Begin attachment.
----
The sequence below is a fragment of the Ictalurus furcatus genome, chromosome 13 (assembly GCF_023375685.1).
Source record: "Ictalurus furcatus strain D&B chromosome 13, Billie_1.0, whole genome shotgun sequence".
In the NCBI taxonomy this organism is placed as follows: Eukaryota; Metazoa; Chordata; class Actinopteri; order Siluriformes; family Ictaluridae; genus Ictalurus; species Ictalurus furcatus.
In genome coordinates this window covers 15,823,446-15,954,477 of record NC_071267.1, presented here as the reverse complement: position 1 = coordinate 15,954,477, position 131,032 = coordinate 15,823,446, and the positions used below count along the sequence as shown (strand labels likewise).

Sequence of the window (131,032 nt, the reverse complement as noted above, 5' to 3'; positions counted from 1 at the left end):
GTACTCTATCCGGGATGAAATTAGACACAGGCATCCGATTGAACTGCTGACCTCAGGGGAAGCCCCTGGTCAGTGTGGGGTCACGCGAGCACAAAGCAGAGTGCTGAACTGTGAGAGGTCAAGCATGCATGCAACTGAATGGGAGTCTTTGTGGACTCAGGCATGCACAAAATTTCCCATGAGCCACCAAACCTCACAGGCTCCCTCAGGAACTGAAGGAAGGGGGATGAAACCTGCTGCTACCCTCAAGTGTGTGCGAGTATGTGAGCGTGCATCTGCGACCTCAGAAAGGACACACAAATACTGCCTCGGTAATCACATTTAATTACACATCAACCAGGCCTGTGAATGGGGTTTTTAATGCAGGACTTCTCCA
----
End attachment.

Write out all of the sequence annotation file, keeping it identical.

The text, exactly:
The sequence below is a fragment of the Ictalurus furcatus genome, chromosome 13 (assembly GCF_023375685.1).
Source record: "Ictalurus furcatus strain D&B chromosome 13, Billie_1.0, whole genome shotgun sequence".
In the NCBI taxonomy this organism is placed as follows: Eukaryota; Metazoa; Chordata; class Actinopteri; order Siluriformes; family Ictaluridae; genus Ictalurus; species Ictalurus furcatus.
In genome coordinates this window covers 15,823,446-15,954,477 of record NC_071267.1, presented here as the reverse complement: position 1 = coordinate 15,954,477, position 131,032 = coordinate 15,823,446, and the positions used below count along the sequence as shown (strand labels likewise).

Sequence of the window (131,032 nt, the reverse complement as noted above, 5' to 3'; positions counted from 1 at the left end):
GTACTCTATCCGGGATGAAATTAGACACAGGCATCCGATTGAACTGCTGACCTCAGGGGAAGCCCCTGGTCAGTGTGGGGTCACGCGAGCACAAAGCAGAGTGCTGAACTGTGAGAGGTCAAGCATGCATGCAACTGAATGGGAGTCTTTGTGGACTCAGGCATGCACAAAATTTCCCATGAGCCACCAAACCTCACAGGCTCCCTCAGGAACTGAAGGAAGGGGGATGAAACCTGCTGCTACCCTCAAGTGTGTGCGAGTATGTGAGCGTGCATCTGCGACCTCAGAAAGGACACACAAATACTGCCTCGGTAATCACATTTAATTACACATCAACCAGGCCTGTGAATGGGGTTTTTAATGCAGGACTTCTCCA